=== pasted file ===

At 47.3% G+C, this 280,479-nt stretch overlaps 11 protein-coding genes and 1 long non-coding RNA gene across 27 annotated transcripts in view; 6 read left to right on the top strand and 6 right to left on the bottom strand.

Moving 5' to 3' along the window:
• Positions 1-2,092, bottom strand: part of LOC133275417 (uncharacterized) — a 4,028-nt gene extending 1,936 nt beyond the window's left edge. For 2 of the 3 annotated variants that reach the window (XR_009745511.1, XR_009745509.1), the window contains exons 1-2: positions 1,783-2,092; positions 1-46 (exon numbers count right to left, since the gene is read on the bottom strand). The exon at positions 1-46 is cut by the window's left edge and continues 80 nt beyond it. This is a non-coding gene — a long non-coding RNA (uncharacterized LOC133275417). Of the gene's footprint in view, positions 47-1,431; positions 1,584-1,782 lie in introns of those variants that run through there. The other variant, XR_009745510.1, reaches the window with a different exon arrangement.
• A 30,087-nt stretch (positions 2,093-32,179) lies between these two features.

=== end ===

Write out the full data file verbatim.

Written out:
At 47.3% G+C, this 280,479-nt stretch overlaps 11 protein-coding genes and 1 long non-coding RNA gene across 27 annotated transcripts in view; 6 read left to right on the top strand and 6 right to left on the bottom strand.

Moving 5' to 3' along the window:
• Positions 1-2,092, bottom strand: part of LOC133275417 (uncharacterized) — a 4,028-nt gene extending 1,936 nt beyond the window's left edge. For 2 of the 3 annotated variants that reach the window (XR_009745511.1, XR_009745509.1), the window contains exons 1-2: positions 1,783-2,092; positions 1-46 (exon numbers count right to left, since the gene is read on the bottom strand). The exon at positions 1-46 is cut by the window's left edge and continues 80 nt beyond it. This is a non-coding gene — a long non-coding RNA (uncharacterized LOC133275417). Of the gene's footprint in view, positions 47-1,431; positions 1,584-1,782 lie in introns of those variants that run through there. The other variant, XR_009745510.1, reaches the window with a different exon arrangement.
• A 30,087-nt stretch (positions 2,093-32,179) lies between these two features.